Screen more young people for heart issues says Botley man.
Christian Eriksen’s cardiac arrest should see more young people screened for heart issues, says a bereaved father from Botley.
Graham Hunter watched with the world as the midfielder’s heart stopped while playing for Denmark on Saturday
“There’s a lot of false assumptions like, ‘It won’t happen to me.’ Well, you don’t know. If you take Claire, for example, we had no idea that she had this – absolutely none whatsoever. And she just keeled over and died.”
Graham lost his daughter, Claire Reed, to sudden arrhythmic death syndrome (SADS) in 2013. She died at 22 years old, five months after marrying.
“She was a very active young lady. She liked running, did kickboxing, kept her weight right. She’d never taken any illegal substances. She didn’t smoke. She looked after herself. It was just a complete, utter shock. She’d never even reported feeling faint or heart issues. This was a hereditary issue that only screening would have found.”
The former Botley Parish Councillor now campaigns for Britain to screen more young people and give better access to defibrillators. Working with the charity Cardiac Risk in the Young (CRY), Graham has raised over £80,000 to fund heart screenings for 1800 young people.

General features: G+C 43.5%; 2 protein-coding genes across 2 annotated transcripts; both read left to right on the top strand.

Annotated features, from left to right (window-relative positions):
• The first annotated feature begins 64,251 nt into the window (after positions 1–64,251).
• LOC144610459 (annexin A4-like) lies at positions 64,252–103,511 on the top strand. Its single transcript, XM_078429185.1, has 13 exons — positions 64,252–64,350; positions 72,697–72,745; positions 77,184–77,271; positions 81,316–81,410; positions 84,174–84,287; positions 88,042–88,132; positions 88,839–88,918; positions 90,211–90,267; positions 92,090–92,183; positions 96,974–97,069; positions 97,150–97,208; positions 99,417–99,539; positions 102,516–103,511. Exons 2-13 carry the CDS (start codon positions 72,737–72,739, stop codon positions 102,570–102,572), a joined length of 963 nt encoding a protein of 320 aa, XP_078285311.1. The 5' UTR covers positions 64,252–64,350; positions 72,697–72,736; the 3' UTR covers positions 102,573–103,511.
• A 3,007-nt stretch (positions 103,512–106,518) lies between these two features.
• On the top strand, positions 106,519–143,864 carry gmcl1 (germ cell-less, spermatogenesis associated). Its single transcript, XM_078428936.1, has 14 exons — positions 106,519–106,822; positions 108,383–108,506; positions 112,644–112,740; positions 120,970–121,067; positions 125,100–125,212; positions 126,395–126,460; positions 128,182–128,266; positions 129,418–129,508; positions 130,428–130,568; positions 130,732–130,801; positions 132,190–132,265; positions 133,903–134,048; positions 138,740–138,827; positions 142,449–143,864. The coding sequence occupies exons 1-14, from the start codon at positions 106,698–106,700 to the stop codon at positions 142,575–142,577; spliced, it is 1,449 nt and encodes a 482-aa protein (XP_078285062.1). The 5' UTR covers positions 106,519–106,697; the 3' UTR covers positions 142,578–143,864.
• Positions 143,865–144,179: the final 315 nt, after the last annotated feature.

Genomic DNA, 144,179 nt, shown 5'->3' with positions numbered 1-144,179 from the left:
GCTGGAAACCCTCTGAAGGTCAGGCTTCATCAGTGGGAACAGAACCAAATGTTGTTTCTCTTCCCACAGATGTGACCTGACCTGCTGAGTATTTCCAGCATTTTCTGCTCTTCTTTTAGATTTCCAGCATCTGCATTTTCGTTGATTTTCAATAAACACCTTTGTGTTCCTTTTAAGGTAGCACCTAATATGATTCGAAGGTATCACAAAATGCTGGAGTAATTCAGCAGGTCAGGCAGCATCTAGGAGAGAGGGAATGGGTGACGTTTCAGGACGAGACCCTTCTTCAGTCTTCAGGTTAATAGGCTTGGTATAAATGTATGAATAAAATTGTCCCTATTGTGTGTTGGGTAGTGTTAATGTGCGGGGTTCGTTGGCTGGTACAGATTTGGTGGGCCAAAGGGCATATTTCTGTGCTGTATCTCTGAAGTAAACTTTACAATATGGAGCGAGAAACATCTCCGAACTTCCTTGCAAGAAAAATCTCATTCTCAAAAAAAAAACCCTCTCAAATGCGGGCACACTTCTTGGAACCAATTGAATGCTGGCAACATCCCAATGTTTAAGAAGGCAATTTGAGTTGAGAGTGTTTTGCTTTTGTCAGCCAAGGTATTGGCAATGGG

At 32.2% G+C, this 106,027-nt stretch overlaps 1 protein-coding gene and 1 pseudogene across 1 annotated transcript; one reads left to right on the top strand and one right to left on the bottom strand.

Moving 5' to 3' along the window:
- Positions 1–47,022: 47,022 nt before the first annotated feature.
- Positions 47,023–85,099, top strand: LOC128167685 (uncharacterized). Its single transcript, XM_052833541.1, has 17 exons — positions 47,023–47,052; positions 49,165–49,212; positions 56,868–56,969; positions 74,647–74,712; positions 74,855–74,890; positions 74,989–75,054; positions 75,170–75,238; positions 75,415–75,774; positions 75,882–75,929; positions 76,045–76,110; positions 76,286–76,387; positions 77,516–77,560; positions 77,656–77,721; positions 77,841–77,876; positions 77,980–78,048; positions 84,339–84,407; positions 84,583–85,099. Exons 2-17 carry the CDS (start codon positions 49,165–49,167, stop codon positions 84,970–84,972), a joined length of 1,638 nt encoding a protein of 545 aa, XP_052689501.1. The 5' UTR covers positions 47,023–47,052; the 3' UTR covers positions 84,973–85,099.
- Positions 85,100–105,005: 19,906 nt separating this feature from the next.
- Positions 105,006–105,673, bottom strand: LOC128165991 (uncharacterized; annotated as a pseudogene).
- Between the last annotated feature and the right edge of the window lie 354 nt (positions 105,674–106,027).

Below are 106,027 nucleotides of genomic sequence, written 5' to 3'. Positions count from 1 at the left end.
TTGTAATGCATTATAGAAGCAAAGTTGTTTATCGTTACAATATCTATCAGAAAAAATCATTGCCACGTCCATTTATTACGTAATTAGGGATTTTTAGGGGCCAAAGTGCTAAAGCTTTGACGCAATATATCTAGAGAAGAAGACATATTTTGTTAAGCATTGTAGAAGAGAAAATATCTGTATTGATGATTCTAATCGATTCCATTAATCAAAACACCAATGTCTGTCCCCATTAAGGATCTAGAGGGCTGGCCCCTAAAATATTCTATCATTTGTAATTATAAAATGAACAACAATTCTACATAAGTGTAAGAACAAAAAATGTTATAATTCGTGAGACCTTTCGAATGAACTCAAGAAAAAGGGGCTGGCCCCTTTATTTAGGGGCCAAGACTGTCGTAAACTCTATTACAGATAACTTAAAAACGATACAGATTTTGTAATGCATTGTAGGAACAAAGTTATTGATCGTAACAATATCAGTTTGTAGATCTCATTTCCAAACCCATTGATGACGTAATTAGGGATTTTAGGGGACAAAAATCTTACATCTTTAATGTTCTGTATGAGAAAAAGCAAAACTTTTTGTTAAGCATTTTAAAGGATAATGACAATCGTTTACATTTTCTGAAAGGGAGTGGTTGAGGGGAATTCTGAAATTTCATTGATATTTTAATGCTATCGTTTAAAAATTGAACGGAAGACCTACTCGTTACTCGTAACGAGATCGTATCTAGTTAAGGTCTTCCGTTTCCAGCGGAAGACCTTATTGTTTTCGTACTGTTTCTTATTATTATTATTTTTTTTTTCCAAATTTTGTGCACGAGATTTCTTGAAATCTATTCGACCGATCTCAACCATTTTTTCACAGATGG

“The current system is reactive, not proactive. That means the NHS won’t do anything until you lose a loved one. Once Claire died, the rest of our bloodline gets tested. That’s too late. We need to raise the awareness.”
Dr Steven Cox, the Chief Executive of Cry told the media on Saturday:
“The sudden collapse of Danish midfielder, Christen Eriksen is another terrible reminder of the horrendous impact cardiac conditions have on so many young people every day in the UK and across the world.”
According to CRY, 80% of young, cardiac arrest sufferers show no symptoms before collapsing. In the UK, at least 12 young, healthy people will collapse and die from undiagnosed heart issues – every week.
“We know screening identifies most conditions. There is no question that proactive cardiac screening saves lives. But it will not save everyone.”
CRY’s leader emphasises the need for CPR training and accessible defibrillators, but adds that “it’s so important to recognise that the vast majority of young people will collapse whilst at home, alone or during rest and in their sleep. We have to do everything we can to understand why these collapses and sudden cardiac arrests happen.”
Under 35-year-olds with concerns can seek help and advice at https://www.c-r-y.org.uk/. CRY particularly advises people with heart issues in their family to get in touch.